The Best Restaurants in Miami

Get traditional French food, pristine ceviche, and a textbook-perfect Cuban sandwich.

23 min read
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In Miami, we’re not on our way to becoming a culinary destination — we’re already there. As someone who was born and raised here, I’ve seen this city’s food scene grow. Today more than ever, it reflects the international flair of its inhabitants; you can find umami-loaded dishes central to Nikkei (Japanese Peruvian) food, finger-licking barbecue just as good as at any Southern joint, traditional and modern takes on Cuban dishes, and more. In fact, you could order from a new restaurant every day and barely make a dent on your must-try list. That’s why I’ve compiled a shortlist of the best Miami restaurants (that also happen to be on DoorDash). Here’s where I’m ordering from right now.

Le Zoo


This Bal Harbour bistro mashes up sunny Parisian vibes with the Florida riviera. You’ll find comforting French classics like onion soup gratinée, buttery escargot, moules frites, and foie gras alongside Mediterranean-leaning dishes, such as a bright grilled branzino or thin crust pizza crowned with sweet Italian sausage. Don’t miss out on the crowd favorite Burger Américain: a double patty dripping with American cheese and topped with sliced onions and pickles. It comes with pommes frites that stay crispy even on the way to your place.



Some deem this Bal Harbour classic the best Japanese restaurant in town. It’s easy to understand why. Makoto receives fish from Tokyo three times a week, which are then artfully sliced and served as Nikkei-inspired ceviches and crudo, grilled on the robata, or rolled into  sushi. Word to wise: Double up on the spicy tuna crispy rice — it’s so good you won’t want to share.



This is primarily a north Indian restaurant, which means you can devour classic tikka masala and malai kofta (fried balls of potato and paneer cheese) along with spicy Indo Chinese options, like tangy chili paneer and crispy gobi manchurian (deep fried cauliflower). You can still get your fix of puffed naans and parathas stuffed with cheese, spiced lamb, and even mixed nuts, all baked in a traditional tandoori clay oven.



If Southern brunch with a twist sounds appealing, try out this Little River neighborhood spot. Dig into Calabrian-oil-topped fried chicken (among the best in town), creamy fish and grits, deviled eggs, and smoked salmon dip. The lemon ricotta pancakes are a can’t-miss menu item. The food here strikes the balance between familiar and unexpected — and has earned the restaurant Michelin Bib Gourmand status.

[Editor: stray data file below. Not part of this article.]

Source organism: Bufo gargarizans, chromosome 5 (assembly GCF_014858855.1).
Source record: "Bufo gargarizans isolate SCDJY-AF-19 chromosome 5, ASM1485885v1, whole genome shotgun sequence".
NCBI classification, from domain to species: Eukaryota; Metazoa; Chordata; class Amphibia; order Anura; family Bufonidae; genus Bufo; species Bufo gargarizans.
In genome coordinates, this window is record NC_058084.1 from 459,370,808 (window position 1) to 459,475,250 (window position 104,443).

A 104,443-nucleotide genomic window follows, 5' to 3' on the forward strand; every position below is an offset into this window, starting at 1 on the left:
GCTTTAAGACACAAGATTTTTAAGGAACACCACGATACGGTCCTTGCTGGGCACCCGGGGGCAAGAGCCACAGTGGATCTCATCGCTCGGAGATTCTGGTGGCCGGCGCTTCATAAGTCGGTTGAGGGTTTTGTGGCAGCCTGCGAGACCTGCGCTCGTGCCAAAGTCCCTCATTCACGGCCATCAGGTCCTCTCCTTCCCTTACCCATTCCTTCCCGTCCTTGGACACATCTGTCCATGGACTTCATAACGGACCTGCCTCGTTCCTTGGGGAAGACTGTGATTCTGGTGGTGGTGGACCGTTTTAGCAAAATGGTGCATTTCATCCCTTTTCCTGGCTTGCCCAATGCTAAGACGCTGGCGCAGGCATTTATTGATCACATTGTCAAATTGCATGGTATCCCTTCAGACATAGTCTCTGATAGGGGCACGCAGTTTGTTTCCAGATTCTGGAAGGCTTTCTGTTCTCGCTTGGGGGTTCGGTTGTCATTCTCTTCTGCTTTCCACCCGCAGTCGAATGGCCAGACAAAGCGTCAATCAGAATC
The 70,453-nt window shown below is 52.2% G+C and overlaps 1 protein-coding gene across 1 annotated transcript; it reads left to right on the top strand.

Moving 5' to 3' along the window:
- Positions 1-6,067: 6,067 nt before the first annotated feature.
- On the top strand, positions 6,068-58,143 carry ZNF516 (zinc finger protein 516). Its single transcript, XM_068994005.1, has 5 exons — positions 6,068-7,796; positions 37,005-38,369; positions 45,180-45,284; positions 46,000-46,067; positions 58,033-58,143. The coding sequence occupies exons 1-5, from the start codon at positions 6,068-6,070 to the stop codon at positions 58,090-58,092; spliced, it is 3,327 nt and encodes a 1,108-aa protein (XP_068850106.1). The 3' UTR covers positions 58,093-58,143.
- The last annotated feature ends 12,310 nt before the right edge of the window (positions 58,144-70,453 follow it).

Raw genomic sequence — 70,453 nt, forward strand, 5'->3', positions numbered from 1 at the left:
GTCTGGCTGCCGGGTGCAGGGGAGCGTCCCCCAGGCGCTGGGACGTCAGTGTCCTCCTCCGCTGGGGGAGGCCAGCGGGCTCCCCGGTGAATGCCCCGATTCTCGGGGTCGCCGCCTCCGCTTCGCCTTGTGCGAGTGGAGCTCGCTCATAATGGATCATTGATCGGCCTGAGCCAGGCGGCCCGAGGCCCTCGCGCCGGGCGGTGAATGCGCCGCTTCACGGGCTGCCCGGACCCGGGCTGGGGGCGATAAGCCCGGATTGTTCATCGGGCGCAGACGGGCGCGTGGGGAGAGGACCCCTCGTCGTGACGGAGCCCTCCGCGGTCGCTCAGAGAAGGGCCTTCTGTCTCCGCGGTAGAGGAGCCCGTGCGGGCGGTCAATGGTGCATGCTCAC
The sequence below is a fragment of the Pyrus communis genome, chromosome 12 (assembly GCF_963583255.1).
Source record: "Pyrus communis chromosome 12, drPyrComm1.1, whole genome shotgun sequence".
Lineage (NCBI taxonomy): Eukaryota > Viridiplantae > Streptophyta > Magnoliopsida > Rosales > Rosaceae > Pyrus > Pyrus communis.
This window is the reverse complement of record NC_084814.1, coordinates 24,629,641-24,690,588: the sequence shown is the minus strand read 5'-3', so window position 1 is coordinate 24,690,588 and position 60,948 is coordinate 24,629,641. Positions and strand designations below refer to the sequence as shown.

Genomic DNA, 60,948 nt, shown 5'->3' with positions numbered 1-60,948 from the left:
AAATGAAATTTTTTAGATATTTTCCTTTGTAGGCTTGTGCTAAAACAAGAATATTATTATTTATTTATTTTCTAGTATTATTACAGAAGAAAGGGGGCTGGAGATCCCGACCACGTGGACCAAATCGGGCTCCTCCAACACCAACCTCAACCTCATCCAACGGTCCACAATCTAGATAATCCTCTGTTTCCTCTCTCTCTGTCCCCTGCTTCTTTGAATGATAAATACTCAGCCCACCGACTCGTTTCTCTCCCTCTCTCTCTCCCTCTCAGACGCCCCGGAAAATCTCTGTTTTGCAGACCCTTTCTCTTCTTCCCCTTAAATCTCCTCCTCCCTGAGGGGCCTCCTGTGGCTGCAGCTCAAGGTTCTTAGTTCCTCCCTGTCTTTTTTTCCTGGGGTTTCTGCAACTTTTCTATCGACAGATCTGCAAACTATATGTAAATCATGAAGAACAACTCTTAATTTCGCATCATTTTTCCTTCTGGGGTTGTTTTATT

Sanguich De Miami


This Little Havana sandwich shop didn’t reinvent the Cuban, but it proves why it’s a hall of fame sandwich. To start, the pork is marinated in mojo, a savory sauce of garlic and spices, then layered on housemade Cuban bread and topped with thick slices of ham, pickles, and mild Swiss cheese. But don’t stop there. Go all out with pork-topped Cuban nachos made with plantain chips, creamy batido de mantecado, and Cuban shortbread cookies. And here’s a treat for those who live along Biscayne: Sanguich de Miami just opened a sandwich window in Little Haiti.

Naomi's Garden


This Little Haiti staple has been doling out heaping plates of Haitian and Caribbean food since 1998, and it’s still going strong. Ask any local, and you’ll hear the same hits: curry chicken, goat stew, and fried snapper, each served with a generous portion of mayi kole (stewed cornmeal and beans) and of course spicy pikliz. Naomi’s Garden also serves hearty vegan dishes, like jerk jackfruit and chickpea stew. Fun fact: It actually started out as a vegetarian food truck in the ’70’s!



Carbone might snag most of the headlines within the Major Food Group family, but it’s Contessa that locals return to again and again. This Design District restaurant reimagines Italian classics with fresh techniques and ingredients, like the spicy lobster capellini tossed with hunks of fresh lobster meat in a refreshingly light tomato sauce.

Uptown 66


The secret is out: The best birria tacos in town hail from this Upper East Side corner shop. Adobo-marinated pork is folded into deep fried tortillas, which are then meant to be dipped into a small bowl of savory bone broth. You’ll end up dribbling all over yourself — and you won’t care. The birria tacos will probably fill you up, but if you still have space, choose from Uptown 66’s curated menu with hits like tangy pollo asado and smoky oxtail barbacoa tacos. For plant-based eaters, there is a delightful wild mushroom taco topped with sweet caramelized pear.